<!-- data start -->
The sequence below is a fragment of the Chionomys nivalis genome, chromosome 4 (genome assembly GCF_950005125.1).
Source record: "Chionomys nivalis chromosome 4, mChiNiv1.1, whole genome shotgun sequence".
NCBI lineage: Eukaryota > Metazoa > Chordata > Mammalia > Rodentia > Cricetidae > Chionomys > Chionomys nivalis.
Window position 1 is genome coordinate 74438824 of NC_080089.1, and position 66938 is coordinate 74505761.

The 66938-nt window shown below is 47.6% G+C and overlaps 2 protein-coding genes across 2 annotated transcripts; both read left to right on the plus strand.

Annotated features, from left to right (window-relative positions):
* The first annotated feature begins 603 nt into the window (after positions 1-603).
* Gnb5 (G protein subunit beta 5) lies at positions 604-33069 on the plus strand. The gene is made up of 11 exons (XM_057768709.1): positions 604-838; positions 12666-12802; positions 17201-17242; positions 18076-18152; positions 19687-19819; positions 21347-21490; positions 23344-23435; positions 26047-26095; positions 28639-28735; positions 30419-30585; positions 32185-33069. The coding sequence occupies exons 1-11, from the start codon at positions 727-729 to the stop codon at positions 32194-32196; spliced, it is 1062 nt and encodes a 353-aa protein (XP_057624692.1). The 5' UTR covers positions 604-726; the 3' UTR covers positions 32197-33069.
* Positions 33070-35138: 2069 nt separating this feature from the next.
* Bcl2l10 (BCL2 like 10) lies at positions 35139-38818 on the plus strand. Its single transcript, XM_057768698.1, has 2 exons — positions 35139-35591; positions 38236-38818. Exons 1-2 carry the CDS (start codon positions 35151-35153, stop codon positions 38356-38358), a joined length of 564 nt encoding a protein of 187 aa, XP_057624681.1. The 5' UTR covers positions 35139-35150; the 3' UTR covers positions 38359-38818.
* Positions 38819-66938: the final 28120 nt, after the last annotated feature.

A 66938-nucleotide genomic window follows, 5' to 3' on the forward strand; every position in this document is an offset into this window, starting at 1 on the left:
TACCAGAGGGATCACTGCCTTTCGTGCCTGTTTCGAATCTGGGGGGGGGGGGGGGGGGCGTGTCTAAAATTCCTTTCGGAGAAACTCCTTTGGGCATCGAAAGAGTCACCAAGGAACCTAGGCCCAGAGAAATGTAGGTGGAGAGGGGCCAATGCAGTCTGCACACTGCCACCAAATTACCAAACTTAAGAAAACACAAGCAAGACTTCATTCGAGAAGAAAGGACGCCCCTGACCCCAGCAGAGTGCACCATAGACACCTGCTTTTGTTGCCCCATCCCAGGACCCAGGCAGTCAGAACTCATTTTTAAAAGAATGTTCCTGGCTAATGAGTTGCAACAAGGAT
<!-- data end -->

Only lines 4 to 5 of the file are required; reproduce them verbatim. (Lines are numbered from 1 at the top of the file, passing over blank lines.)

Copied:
Window position 1 is genome coordinate 74438824 of NC_080089.1, and position 66938 is coordinate 74505761.

The 66938-nt window shown below is 47.6% G+C and overlaps 2 protein-coding genes across 2 annotated transcripts; both read left to right on the plus strand.